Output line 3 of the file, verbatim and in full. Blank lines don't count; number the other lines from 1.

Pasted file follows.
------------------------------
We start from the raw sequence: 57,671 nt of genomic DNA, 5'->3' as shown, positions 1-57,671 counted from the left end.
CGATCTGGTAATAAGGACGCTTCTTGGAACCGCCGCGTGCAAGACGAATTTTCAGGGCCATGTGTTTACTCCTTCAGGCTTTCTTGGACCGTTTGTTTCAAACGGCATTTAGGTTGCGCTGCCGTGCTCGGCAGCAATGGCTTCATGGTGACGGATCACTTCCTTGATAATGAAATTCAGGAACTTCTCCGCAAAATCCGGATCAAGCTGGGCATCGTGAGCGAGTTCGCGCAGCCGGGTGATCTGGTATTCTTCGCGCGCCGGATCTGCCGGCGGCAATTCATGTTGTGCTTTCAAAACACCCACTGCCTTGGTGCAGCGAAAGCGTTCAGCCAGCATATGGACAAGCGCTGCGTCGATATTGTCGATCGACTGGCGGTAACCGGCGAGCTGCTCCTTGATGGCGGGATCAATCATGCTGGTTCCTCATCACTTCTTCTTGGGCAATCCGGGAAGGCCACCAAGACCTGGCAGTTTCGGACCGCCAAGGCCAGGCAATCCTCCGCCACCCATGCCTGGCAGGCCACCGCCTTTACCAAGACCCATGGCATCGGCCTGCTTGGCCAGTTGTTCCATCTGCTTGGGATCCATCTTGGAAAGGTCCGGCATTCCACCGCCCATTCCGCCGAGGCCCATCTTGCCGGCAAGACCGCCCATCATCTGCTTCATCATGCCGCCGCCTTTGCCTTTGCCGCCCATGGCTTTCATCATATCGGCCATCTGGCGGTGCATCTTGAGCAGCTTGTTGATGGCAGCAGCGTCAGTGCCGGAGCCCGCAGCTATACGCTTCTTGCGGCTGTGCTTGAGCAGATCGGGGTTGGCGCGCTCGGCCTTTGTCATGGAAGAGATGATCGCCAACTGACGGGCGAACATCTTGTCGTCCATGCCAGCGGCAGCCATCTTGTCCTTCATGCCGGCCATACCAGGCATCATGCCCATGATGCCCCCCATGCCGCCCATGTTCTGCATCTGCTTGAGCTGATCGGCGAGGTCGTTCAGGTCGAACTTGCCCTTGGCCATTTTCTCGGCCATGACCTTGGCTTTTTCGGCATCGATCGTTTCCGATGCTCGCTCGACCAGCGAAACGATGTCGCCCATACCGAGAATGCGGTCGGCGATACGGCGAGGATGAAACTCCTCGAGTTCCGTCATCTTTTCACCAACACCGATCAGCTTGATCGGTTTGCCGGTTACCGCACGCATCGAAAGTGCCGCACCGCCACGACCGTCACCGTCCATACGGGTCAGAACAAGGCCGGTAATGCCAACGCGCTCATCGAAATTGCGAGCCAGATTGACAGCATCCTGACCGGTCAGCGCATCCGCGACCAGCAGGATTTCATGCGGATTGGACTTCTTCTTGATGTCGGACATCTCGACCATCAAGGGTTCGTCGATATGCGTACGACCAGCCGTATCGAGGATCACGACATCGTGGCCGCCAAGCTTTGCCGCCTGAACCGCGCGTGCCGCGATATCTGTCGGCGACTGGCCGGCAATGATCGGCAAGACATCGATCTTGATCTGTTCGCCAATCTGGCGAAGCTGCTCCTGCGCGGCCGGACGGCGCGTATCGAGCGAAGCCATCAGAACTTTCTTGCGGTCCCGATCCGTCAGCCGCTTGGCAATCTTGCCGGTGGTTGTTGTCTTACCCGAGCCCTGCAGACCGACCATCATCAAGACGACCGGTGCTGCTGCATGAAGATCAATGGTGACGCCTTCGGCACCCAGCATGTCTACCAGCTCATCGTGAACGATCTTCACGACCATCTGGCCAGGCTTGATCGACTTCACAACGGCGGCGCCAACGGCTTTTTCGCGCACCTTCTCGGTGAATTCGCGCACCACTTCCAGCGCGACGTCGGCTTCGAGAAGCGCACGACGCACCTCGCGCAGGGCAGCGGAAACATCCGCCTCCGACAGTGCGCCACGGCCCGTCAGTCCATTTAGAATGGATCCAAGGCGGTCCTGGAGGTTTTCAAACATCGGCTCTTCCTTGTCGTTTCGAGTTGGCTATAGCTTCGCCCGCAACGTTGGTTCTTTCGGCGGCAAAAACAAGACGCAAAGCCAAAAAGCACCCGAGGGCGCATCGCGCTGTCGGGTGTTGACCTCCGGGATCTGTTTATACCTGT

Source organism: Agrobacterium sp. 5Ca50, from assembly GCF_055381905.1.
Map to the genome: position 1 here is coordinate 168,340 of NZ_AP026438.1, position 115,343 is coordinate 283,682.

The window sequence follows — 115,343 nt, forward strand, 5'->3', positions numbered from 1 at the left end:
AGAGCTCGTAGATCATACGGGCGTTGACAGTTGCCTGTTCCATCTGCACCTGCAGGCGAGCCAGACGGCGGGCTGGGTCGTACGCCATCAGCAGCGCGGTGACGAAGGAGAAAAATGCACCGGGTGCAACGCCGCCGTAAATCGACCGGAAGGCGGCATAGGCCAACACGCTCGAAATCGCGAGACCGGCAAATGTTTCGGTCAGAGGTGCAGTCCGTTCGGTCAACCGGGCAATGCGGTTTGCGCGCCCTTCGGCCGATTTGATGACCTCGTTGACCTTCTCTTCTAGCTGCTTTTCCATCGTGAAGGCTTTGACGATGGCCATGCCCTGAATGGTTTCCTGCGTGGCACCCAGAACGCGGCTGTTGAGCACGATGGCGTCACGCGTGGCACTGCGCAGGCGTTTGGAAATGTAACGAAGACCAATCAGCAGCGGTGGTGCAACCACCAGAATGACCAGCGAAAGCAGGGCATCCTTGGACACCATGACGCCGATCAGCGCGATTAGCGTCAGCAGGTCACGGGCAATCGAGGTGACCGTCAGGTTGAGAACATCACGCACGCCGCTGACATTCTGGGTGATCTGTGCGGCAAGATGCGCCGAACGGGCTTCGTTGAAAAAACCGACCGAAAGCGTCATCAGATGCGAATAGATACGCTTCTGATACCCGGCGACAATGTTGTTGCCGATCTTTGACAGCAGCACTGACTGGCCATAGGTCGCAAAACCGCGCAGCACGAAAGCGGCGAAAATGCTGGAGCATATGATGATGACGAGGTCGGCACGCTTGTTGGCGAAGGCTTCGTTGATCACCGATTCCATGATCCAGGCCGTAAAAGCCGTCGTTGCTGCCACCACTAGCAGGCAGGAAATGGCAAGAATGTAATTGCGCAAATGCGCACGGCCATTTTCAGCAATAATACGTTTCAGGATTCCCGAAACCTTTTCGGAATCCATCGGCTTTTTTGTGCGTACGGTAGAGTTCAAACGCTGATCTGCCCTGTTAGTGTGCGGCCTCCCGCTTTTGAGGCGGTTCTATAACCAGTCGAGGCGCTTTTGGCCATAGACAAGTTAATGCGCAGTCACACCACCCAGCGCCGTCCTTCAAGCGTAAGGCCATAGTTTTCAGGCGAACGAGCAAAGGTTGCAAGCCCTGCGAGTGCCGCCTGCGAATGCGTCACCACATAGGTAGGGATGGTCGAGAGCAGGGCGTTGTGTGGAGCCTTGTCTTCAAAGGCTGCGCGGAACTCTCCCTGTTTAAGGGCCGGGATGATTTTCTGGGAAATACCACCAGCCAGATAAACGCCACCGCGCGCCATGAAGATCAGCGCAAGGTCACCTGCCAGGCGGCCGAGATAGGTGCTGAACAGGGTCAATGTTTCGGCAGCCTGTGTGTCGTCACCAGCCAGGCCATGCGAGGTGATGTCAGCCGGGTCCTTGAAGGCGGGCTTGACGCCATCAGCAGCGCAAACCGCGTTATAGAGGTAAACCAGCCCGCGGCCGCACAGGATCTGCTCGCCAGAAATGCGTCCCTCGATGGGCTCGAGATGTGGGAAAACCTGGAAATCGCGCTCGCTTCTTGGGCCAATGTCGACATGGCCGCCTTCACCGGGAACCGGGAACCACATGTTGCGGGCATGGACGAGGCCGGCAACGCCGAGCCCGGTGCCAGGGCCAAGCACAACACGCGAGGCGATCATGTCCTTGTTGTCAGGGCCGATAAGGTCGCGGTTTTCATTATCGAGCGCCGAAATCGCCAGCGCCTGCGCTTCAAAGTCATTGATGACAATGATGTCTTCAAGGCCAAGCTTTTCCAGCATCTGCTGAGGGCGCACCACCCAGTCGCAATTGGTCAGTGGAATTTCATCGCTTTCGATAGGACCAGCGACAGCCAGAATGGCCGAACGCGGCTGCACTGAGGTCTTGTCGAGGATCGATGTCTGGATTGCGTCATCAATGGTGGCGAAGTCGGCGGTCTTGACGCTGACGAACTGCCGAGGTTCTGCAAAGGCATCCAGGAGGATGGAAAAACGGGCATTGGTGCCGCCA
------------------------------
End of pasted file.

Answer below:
Source organism: Agrobacterium sp. 5Ca50, from assembly GCF_055381905.1.